Ellia Kassoff, CEO, KB Toys

KB Toys set the industry abuzz with news of its reinvention. Toy Tales talks with CEO Ellia Kassoff about the history of the beloved toy retailer and how he’s re-imagining the brand for today’s consumer.

Tell me about the history of KB Toys.

KB Toys started as a wholesale candy store in 1922 before becoming a wholesale toy store in the 1940s. In the early 1970s, they closed their wholesale business and moved into retail with mall-based toy stores. They grew to over 1,000 stores and became one of the largest toy retailers in the United States. Bain Capital bought the company in 2000 with a small down payment, but they took the dividends for their own use and gave KB Toys the debt repayments. There are some who think Bain Capital never intended to pay back the money. KB Toys filed for bankruptcy in 2008. People in the toy industry think private equity killed the toy industry.

The Friday Five

What makes KB Toys an attractive brand to revive?

FAO Schwarz just opened at Rockefeller Plaza in New York City. I’m sure it’s a great place to play and hang out but it’s a high-priced experience because it’s a flagship store in a high-rent location. Consumers are no longer willing to pay high prices for toys. Consumers will scan the barcode of a toy at FAO Schwarz and see that they can buy it for much cheaper at Walmart or Target. How many people will actually buy that toy while at FAO Schwarz? With KB Toys, their reputation has always been a good experience at good value. The company bought overstock items and had different programs in place to keep prices low. There was always a deal. A parent shopping with their kids at KB Toys will scan a barcode and see that an item is maybe fifty cents less online, but what parent is going to disappoint their child and risk a screaming fit over fifty cents? KB Toys is perfect for today’s market.

The Friday Five

How have toy manufacturers reacted to the news of the KB Toys revival?

They are really excited. That’s kind of an understatement. We’ve been working on a sustainable strategy for a year and a half and it’s ready to go. Let’s be honest, toy manufacturers are suffering. When Toys R Us closed, they left $8 – $12 billion in revenue on the table. Target and Walmart only expand their toy offerings by 20% – 30% over the holidays and they just buy the top five or so toys in each category. There are also opportunists opening up pop-up stores that will be gone once the holidays are over. Geoffrey’s Toy Box is an example of that strategy. They’ll offer a limited selection of toys within Kroger grocery stores. Do parents really want to go into Kroger for groceries and have their child screaming for a toy? And there’s zero experience in this environment. It’s like eating a teaspoon of sugar versus enjoying delicious candy. That’s my opinion.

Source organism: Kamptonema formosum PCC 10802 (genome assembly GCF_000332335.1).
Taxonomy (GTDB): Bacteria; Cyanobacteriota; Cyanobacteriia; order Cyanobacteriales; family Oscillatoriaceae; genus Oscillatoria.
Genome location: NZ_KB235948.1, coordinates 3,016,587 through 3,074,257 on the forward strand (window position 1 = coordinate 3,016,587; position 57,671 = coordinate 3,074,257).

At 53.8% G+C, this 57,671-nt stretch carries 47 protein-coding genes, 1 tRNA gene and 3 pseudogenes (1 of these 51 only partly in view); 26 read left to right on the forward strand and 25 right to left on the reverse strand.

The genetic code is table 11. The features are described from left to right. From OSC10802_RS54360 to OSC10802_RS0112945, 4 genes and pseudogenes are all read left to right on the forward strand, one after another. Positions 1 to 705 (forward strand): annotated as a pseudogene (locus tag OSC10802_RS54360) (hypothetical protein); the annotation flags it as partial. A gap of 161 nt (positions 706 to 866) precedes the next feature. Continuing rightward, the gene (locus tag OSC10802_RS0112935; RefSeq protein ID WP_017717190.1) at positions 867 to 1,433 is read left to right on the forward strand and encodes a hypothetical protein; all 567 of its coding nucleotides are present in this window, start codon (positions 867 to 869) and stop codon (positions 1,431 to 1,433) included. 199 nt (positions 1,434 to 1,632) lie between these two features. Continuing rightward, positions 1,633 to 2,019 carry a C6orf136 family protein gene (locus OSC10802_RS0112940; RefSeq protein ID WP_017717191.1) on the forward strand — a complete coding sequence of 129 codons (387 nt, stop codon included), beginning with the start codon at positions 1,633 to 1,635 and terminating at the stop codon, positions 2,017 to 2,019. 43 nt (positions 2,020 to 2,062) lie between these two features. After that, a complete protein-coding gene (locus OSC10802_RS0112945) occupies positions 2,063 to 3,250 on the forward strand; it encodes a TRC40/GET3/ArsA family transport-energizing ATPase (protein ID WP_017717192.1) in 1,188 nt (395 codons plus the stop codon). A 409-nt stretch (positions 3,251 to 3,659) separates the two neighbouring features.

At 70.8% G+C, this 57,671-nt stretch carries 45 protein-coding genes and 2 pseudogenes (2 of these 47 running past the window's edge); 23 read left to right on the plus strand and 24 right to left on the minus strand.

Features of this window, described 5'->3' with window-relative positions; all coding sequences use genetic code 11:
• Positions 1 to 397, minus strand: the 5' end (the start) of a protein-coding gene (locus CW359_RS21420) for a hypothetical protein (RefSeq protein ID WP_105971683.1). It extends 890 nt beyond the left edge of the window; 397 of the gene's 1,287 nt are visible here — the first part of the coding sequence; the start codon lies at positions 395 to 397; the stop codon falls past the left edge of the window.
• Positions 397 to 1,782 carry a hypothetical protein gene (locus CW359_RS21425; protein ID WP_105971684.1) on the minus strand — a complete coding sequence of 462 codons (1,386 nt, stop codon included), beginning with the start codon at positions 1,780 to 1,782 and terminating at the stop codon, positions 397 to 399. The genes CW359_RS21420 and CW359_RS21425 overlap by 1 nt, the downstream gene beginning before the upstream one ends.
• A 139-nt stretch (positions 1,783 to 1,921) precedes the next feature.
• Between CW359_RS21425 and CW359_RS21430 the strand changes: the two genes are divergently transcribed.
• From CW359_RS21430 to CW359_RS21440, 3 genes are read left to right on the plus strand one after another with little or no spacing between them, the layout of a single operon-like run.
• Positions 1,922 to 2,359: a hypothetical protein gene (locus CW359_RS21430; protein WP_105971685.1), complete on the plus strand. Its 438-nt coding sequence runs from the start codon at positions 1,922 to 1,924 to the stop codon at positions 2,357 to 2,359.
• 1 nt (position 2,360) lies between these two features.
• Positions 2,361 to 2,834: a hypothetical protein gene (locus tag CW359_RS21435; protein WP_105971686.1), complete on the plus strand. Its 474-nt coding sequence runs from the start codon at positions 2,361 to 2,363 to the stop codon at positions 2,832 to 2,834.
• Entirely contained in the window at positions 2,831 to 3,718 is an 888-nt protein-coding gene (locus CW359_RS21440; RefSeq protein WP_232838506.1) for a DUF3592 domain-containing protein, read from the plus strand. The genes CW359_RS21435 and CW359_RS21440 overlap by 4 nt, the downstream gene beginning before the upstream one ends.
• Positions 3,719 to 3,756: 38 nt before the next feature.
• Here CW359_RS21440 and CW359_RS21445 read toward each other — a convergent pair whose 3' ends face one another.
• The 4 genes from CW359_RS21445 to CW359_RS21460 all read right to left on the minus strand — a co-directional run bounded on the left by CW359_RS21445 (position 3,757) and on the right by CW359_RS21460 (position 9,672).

There needs to be a national retail toy chain to build and maintain the industry, to nurture small toy manufacturers, and allow large manufacturers to expand their business. We believe in our strategy and we’re bringing investors on board who feel the same. I’ll talk with anybody to discuss the opportunity we have in front of us.

The Friday Five

How will KB Toys compete with online retailers?

The press love to talk about how e-commerce is taking over the world and that one day soon people will no longer shop in person and stores will all close. It’s absolutely not true. People still go to stores to see, touch, and feel. When people buy online, they buy a lot of stuff and then return a portion of it. Amazon Prime shoppers already have their lists for the holidays and are not going to buy more simply because Toys R Us stores have closed. Amazon is not going to capture the everyday non-Prime customer because the shipping will cost too much; it won’t be worth it. And Amazon can’t deal with the last-minute gifts or forgotten birthday parties. Amazon knows this, which is why we are starting to see Amazon brick-and-mortar stores. People still like to shop in a store. And look at the collectibles market. Collectors don’t want to order items online because they can arrive with crushed packaging and broken items. Collectors want the in-store experience. E-commerce will be part of the KB Toys strategy, but it will be an omnichannel experience.

The Friday Five

What can toy fans expect when KB Toys opens its doors in 2019?

I can’t get into that too much at this point. I can tell you that the new stores will be a tip of the hat to the stores people know and love, updated for today’s customers. The core principals of KB Toys are still in place. In order to be successful, we need two things: 1) to understand the customer and 2) to know how to compete in today’s market. We can’t be the retailer of 15 years ago. We’ve created a sustainable model that will bring people in not just at the holidays but once a month, and even once a week. We’ve brought parent groups, collectors, and others to the table to ask what they want to see. Our methodology is to be focused and in touch with the customer who loves our products and services.

If we’ve done our job right, adults will be running up and down the aisles cheering with excitement, not just kids.